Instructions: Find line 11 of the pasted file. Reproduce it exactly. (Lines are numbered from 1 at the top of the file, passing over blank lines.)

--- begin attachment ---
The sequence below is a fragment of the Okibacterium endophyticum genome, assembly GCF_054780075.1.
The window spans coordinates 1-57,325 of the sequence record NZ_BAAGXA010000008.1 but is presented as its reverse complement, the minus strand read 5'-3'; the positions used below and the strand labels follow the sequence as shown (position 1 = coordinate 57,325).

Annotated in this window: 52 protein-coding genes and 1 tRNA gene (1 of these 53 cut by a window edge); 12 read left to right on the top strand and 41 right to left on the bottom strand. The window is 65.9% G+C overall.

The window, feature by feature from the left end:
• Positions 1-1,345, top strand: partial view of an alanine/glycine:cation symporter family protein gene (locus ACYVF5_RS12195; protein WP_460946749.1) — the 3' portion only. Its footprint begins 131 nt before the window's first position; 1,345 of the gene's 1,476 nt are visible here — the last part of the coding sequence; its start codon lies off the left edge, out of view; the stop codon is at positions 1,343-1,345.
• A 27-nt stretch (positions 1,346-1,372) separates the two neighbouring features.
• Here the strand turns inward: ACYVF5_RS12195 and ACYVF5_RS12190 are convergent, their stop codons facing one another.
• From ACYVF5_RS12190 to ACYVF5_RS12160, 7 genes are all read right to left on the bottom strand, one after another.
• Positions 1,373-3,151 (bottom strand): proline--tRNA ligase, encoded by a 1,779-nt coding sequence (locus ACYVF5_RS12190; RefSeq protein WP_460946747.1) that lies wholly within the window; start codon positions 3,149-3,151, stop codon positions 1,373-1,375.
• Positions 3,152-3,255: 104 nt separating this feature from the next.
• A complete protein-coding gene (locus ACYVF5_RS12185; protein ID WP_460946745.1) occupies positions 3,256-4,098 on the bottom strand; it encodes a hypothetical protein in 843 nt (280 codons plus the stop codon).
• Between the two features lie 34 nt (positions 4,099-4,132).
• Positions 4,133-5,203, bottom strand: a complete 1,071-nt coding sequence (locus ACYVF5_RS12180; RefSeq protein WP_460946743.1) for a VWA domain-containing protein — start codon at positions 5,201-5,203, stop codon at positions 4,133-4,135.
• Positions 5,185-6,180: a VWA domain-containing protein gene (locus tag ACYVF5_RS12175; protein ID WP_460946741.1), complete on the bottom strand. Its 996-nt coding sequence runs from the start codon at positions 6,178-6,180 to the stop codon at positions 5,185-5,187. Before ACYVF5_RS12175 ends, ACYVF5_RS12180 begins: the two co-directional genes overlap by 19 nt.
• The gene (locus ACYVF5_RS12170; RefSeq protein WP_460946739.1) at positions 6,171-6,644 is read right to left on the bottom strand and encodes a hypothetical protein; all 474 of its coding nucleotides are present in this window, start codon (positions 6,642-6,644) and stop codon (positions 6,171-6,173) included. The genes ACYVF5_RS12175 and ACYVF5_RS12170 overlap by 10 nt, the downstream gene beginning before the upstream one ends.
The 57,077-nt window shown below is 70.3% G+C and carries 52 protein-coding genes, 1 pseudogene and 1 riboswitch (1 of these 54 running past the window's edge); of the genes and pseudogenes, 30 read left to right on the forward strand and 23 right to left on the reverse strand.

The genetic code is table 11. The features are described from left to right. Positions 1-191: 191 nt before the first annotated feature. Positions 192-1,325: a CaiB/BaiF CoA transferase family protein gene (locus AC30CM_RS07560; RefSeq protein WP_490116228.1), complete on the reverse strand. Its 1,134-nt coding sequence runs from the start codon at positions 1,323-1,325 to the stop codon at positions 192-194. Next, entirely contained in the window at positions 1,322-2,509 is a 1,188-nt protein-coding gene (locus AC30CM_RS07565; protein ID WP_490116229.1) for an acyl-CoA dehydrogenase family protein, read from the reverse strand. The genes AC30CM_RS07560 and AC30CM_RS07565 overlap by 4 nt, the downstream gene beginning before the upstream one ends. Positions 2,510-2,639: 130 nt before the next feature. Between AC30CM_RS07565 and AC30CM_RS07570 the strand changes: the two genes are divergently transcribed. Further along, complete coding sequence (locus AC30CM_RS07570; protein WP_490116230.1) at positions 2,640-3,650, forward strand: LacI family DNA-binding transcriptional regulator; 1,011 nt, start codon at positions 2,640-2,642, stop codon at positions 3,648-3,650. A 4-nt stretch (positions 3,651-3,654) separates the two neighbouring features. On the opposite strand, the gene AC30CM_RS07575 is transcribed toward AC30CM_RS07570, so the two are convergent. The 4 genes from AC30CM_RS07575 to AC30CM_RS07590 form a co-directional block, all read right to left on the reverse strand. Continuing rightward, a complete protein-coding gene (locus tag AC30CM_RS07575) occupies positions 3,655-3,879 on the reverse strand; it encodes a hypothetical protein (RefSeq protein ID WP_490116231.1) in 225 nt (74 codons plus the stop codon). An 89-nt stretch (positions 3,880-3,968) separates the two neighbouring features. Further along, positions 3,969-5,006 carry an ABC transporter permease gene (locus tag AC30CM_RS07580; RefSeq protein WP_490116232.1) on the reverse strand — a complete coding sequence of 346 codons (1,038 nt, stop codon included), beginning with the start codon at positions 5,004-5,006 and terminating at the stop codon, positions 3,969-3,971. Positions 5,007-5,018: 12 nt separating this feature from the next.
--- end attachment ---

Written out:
• A complete protein-coding gene (locus ACYVF5_RS12185; protein ID WP_460946745.1) occupies positions 3,256-4,098 on the bottom strand; it encodes a hypothetical protein in 843 nt (280 codons plus the stop codon).